It might have a funny sounding name, but every year for thousands of women oophorectomy, the surgical removal of one or both of the ovaries is no laughing matter.
The ovaries are the part of a woman’s reproductive system that produce female sex hormones like progesterone, and the ovaries also store and release eggs for fertilization. When one of the ovaries is removed, the ability to have children and menstruate remains, but when both of the ovaries are removed, menopause sets in and a woman loses the ability to have children.
For women suffering from pelvic disease like ovarian cancer or severe endometriosis, an oophorectomy often is necessary. Likewise, an oophorectomy is sometimes recommended when the hormones produced by the ovaries are making a disease like breast cancer worse.
There also are women with certain abnormal genes, known as BRCA1 and BRCA2 (popularized in cases like Angelina Joli), there is a higher likelihood of developing breast or ovarian cancer around age 45 (as opposed to age 70). In these cases, doctors often recommend a prophylactic (preventative) oophorectomy.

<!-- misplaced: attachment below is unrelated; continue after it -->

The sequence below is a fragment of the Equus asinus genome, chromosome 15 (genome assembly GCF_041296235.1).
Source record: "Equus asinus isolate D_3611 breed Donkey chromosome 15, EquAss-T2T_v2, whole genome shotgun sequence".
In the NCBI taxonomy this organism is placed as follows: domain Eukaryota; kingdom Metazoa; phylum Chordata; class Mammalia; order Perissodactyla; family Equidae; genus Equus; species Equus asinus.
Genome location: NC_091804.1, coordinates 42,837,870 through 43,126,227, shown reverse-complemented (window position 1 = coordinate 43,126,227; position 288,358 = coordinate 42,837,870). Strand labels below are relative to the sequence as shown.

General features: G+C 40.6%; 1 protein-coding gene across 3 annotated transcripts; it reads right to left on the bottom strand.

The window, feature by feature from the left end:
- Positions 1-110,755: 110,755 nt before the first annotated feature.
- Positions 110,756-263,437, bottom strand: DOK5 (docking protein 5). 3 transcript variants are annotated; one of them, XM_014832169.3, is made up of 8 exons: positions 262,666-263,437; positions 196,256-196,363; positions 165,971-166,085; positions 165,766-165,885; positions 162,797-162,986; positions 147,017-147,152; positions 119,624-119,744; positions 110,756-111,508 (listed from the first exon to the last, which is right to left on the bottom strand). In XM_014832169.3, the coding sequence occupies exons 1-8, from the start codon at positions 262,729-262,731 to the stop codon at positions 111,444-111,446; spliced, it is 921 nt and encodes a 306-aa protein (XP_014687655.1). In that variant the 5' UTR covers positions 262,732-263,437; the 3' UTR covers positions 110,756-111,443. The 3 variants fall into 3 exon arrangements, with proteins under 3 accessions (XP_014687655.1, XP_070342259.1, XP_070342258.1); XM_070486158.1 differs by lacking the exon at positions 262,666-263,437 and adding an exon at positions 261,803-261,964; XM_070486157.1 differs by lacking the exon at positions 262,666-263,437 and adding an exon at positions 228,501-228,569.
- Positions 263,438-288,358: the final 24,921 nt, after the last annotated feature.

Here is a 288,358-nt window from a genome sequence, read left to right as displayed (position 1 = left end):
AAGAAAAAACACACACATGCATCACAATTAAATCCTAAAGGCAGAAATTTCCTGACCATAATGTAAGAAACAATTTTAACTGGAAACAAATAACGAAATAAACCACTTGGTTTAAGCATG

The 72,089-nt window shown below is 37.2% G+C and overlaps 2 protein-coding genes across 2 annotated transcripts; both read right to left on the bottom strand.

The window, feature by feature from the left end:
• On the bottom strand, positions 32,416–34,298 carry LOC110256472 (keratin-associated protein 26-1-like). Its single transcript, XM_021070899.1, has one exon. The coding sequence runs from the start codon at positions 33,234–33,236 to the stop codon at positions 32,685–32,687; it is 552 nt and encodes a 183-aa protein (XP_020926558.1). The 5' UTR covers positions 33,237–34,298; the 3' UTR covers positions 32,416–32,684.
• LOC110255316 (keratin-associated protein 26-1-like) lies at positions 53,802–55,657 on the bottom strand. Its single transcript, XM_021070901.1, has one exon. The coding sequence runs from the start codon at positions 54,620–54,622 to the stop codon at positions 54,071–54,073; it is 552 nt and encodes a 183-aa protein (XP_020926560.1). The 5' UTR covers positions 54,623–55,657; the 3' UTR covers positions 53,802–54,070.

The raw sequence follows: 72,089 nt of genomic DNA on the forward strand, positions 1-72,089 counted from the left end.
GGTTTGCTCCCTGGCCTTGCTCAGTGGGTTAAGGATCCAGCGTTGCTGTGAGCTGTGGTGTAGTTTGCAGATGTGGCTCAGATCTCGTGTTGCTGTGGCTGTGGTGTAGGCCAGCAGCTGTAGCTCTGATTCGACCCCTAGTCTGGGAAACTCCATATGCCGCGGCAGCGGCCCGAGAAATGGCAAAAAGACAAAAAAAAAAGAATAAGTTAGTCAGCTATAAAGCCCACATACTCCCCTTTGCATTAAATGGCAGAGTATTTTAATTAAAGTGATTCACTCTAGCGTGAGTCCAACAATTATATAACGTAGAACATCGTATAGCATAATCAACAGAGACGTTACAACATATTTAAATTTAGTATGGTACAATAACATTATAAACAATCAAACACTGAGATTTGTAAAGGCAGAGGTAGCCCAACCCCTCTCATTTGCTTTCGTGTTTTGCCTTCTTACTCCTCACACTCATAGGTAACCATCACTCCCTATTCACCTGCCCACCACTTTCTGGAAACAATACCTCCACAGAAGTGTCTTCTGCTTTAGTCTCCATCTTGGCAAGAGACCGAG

Shockingly, the removal of the ovaries also is fairly common among women who have a hysterectomy (the surgical removal of the uterus), which also is seen as a preventative measure. In the U.S. alone, half of the more than 600,000 hysterectomies every year see ovary removal, too.
With the major outcomes of the surgery being a halt in menstruation and the loss of ability to have children, other side effects of the surgery include diminished libido and energy levels caused by testosterone deficiency post-surgery. Also, there’s an increased risk of developing osteoporosis because of lowered estrogen and testosterone levels.
If you’ve had an oophorectomy, you might want to take our fast and free self-assessment test to see if you’re experiencing low libido. Both AndroFeme® and ProFeme® can help boost your hormone levels back to their natural levels, which will return you to your happy, healthy self! To read more on ovulation and anovulation, download the free booklet!
Have you experienced an oophorectomy? We want to hear how you’re managing your hormones post-surgery. Please share your thoughts in the comments below.